Last of the Monster Kids

Last of the Monster Kids
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Monday, November 16, 2015

Recent Watches: Ewoks: The Battle for Endor (1985)

Even though it was a cheesy kid’s movie, it’s no surprise that “The Ewok Adventure” would be successful enough to warrant a sequel. The first film was obviously created to cash in on both the popularity of “Star Wars” and the high marketability of those fuzzy teddy bear creatures. By all accounts, George Lucas and his team envisioned the ewoks movie as an ongoing series. “Ewoks: The Battle for Endor” premiered on TV nearly a year after the first “Ewoks” movie, shown on Thanksgiving of 1985 as a holiday specials. Despite the ambitions for many more ewok adventures, this would be the last movie in the series. This also makes it, oddly and unexpectedly, the last live action “Star Wars” movie for nearly a decade.

Some time after the events of “Caravan of Courage,” Cindel and her family have acclimated to living among the Ewoks. Cindel has even taught little Wicket how to speak English. Just as the family is about to repair their spaceship, a traveling army of Marauders attack the village. Cindel’s family is killed and the ewoks are captured, only the little girl and Wicket escaping. In the forest of Endor, they meet an old hermit named Noa, who takes them in. Soon, the Marauders captured Cindel, forcing Noa and Wicket to rescue her.

“The Ewok Adventure” was a pretty soft and silly kid’s flick. It had monsters, danger, and even an ewok dying. However, the good guys won, the heroes survived, and the focus remained mostly on the cuddly teddy bear creatures. “The Battle for Endor” is far more violent then its predecessors. Within the opening minutes of the film, Cindel’s mother, brother, and father are all killed. She sees her mom’s dead body, watching the light on the life monitor bracelet blinking off. Considering her big brother Mace was a major character in the first movie, seeing him die within minutes of the sequel is a major surprise. A chase through the bad guys’ lair has one ewok picking up a blaster and taking out several of the villains. The climax of the movie is a full-blown war, as Wilford Brimley blasts Marauders with his ship’s cannon and the ewoks shoot enemies with arrows or spears. It’s no more explicit then “Return of the Jedi” but, considering this is a movie targeting a younger audience, the heavier violence is surprising.

Despite being heavier in tone then “Caravan of Courage,” “The Battle for Endor” is still obviously a kids’ movie at times. From the first scene, Wicket is conversing in English with the little girl. Considering Ewoks had only previously been seen speaking their own languages, it’s a bit startling to hear one having full conversations in English. While in the forest, the two meet Tek, a strange monkey-like creature that can move at super speed. This leads them to Noa’s lodge. Wilford Brimley plays the old man and brings a curmudgeonly edge to the part. As you’d expected, Brimley’s heart almost immediately softens. It’s not long before he’s comforting the little girl after she has a bad dream. Despite featuring more action, there’s still a lot of goofball comic relief in “Battle for Endor.” However, the silliness sometimes jives badly with the action.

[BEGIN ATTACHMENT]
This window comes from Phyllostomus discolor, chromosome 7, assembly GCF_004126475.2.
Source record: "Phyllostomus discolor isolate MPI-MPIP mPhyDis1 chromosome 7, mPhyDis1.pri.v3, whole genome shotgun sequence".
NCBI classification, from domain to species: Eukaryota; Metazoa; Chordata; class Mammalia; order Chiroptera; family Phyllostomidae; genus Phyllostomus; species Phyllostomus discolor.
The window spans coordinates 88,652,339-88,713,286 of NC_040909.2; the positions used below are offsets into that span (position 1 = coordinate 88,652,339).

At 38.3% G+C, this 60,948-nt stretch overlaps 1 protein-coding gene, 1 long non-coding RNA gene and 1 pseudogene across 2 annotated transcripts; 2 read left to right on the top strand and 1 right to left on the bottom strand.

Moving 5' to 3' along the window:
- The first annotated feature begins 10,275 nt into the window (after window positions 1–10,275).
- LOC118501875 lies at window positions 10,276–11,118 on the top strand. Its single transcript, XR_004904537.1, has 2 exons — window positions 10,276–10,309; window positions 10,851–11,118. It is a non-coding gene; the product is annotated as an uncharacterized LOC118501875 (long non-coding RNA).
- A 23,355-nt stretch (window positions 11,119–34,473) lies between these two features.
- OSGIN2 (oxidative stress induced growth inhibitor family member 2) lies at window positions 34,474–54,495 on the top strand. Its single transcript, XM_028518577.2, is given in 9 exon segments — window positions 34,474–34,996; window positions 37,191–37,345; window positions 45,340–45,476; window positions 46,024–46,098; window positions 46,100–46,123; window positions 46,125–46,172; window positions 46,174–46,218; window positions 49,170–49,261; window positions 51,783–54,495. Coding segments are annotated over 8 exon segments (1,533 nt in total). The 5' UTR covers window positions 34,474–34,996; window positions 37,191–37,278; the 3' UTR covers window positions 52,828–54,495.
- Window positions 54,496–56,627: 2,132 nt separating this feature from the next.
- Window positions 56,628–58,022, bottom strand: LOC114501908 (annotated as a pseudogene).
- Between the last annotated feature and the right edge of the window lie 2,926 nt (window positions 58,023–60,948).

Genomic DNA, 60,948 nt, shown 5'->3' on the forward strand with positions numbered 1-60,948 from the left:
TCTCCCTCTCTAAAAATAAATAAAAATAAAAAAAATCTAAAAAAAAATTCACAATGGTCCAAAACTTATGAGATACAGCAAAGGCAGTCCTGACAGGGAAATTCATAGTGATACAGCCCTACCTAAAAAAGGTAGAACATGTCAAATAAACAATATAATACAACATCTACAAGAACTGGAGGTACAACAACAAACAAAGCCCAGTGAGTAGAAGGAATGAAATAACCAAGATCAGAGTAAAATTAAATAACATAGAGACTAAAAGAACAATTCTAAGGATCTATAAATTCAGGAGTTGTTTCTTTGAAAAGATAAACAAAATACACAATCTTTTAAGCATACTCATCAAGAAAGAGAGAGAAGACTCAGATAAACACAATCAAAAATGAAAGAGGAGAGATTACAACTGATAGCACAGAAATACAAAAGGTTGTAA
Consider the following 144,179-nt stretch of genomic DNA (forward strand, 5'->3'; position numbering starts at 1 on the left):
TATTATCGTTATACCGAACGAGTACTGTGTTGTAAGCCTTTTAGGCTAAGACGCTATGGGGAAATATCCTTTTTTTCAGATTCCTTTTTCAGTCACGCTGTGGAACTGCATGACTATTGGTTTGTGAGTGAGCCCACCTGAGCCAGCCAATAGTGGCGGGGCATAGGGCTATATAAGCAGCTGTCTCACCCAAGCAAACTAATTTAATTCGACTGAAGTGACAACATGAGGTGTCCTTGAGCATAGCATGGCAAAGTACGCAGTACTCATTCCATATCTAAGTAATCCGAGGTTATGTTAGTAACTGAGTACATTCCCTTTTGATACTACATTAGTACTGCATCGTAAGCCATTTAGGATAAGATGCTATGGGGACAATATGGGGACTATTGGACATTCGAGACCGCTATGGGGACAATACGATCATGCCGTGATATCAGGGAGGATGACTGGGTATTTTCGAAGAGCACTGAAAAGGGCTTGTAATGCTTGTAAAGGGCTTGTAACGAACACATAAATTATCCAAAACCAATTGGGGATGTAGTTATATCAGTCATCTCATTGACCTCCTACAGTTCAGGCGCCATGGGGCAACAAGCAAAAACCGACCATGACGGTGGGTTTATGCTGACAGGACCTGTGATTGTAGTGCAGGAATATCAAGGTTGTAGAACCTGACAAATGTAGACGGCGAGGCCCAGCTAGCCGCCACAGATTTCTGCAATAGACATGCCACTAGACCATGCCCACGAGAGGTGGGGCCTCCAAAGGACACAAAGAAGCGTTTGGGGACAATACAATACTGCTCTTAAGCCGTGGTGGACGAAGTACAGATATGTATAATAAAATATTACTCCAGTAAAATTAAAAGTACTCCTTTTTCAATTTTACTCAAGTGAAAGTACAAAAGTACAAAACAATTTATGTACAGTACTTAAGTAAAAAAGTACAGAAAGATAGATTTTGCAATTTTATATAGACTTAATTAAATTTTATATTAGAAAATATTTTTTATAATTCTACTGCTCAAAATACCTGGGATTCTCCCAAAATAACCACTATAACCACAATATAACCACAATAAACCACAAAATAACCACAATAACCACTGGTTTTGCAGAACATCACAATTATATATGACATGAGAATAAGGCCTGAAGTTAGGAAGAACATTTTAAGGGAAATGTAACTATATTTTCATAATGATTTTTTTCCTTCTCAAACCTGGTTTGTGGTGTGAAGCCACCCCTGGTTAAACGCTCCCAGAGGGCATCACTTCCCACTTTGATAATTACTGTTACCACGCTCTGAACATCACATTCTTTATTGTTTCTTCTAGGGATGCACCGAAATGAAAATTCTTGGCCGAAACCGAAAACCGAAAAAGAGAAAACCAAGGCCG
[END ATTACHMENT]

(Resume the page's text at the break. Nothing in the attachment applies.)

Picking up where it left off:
Tonal shifts aren’t the only odd switching around the movie does. Despite featuring space wizards and magical psychic powers, “Star Wars” is still a science fiction franchise. The second “Ewoks” movie moves the series more directly into fantasy. Among the Marauders is a witch who, with a magical ring, transforms into a raven or other forms. The Marauders are treated less like an alien race and more like fantasy monsters. They consider Noa’s spaceship magic, having never encountered space travel before. They wield swords, live in a castle, and storm villages in covered wagons. The evil leader of the bad guys, played by future Lurch Carel Struycken, is defeated when his magic crystal is shattered, his body burned to a crisp by magic waves. On paper, combining sci-fi and fantasy troupes is interesting. In execution, it leaves the audience with a bit of whiplash.

The whole movie is honestly a lot like that. The special effects and production designs remain excellent. The Marauder ride around on these weird reptile creatures, which look a little like piranha with feet. The make-up for the Marauders and the Ewoks are both convincing. The movie is definitely fun at times and Wilford Brimley helps a lot. However, the TV flick is definitely not as satisfying as the one that came before. So maybe it’s for the best that no further ewok adventures would be made, even if both of these movies are way better then you’d expect. [6/10]

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